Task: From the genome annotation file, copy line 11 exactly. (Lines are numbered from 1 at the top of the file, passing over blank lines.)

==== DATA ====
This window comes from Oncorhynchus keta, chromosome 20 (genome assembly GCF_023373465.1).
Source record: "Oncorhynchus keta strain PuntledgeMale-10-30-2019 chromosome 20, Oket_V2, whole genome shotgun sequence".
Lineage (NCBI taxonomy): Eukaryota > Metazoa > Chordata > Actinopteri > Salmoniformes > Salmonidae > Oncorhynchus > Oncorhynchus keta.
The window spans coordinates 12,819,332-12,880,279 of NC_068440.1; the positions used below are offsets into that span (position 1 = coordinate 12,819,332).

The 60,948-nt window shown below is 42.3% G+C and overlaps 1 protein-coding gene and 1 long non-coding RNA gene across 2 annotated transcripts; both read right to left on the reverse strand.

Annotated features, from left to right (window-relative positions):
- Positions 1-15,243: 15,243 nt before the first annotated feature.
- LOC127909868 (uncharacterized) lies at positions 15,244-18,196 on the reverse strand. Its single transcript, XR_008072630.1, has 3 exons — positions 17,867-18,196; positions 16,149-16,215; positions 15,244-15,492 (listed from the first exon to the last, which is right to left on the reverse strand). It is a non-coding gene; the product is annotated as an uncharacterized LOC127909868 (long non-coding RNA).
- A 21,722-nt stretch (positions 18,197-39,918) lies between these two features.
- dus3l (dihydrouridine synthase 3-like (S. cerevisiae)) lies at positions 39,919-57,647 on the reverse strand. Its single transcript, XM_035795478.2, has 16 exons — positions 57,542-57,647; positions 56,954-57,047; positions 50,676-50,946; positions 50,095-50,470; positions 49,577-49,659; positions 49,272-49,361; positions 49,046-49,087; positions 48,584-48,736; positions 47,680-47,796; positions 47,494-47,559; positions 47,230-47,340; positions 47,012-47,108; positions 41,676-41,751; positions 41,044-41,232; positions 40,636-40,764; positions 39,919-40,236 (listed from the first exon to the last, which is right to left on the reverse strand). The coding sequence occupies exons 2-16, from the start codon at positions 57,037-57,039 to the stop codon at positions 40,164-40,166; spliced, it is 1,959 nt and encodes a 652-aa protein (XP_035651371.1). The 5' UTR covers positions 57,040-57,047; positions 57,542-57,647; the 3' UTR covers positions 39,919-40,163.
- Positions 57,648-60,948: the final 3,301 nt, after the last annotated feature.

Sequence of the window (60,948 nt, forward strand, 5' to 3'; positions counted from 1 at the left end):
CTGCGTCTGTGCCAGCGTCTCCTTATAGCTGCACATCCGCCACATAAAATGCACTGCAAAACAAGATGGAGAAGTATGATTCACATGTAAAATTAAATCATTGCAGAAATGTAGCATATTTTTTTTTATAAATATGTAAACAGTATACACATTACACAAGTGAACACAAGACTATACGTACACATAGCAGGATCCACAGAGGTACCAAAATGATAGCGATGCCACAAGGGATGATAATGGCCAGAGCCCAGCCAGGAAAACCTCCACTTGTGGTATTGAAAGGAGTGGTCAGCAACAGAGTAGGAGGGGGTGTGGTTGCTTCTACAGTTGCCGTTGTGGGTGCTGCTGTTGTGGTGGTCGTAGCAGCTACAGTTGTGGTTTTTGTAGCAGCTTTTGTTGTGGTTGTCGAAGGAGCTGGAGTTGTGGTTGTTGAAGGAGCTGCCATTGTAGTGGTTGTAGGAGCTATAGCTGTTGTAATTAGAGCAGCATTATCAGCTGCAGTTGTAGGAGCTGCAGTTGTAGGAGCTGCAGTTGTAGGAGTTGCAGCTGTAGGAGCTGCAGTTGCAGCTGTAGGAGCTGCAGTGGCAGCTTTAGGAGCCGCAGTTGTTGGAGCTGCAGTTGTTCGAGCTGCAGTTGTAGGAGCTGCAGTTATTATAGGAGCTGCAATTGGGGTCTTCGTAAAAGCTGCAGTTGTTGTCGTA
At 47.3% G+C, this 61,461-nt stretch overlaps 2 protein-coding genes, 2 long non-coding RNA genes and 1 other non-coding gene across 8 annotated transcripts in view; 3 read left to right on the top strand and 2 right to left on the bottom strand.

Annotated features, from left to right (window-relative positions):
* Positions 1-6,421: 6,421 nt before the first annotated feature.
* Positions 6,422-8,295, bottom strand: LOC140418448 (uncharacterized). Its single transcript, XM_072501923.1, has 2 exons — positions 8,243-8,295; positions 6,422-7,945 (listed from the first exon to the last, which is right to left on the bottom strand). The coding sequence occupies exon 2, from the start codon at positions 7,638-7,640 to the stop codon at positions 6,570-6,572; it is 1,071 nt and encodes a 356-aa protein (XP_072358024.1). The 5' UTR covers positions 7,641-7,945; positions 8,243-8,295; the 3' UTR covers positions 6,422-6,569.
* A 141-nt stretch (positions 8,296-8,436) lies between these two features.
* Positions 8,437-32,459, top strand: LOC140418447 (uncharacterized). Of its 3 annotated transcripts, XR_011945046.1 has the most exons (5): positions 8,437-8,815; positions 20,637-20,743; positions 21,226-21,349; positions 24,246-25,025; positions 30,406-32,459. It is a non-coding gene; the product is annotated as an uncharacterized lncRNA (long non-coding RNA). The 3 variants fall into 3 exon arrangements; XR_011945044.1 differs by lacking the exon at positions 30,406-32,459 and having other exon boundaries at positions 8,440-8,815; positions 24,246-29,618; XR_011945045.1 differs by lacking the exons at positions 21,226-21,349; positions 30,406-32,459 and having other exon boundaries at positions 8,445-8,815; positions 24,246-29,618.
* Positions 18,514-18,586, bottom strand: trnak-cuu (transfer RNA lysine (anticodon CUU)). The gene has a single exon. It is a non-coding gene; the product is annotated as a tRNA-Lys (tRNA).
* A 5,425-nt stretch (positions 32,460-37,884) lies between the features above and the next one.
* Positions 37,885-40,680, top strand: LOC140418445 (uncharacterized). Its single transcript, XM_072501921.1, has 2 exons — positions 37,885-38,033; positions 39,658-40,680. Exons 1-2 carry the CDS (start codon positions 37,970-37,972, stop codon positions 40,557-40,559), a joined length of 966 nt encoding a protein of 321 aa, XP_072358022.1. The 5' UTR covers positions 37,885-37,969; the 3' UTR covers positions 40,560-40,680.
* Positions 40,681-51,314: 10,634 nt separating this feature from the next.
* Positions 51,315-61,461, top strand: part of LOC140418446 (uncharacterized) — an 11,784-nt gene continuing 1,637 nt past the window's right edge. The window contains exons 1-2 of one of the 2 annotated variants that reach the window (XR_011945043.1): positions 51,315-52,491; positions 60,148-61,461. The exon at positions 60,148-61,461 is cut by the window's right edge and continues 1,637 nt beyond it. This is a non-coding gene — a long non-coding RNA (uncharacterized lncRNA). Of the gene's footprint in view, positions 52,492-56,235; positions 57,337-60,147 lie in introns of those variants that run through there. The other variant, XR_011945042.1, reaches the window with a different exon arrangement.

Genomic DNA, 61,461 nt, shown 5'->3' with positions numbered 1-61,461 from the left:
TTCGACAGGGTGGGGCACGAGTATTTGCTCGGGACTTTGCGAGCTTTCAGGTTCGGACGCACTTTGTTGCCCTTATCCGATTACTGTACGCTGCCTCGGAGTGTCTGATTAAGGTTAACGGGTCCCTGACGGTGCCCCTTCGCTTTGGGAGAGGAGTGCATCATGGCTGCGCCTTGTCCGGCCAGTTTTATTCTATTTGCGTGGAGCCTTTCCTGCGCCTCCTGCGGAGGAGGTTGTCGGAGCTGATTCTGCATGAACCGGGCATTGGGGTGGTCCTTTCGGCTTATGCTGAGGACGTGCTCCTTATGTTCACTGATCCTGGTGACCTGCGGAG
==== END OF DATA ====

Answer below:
- Positions 57,648-60,948: the final 3,301 nt, after the last annotated feature.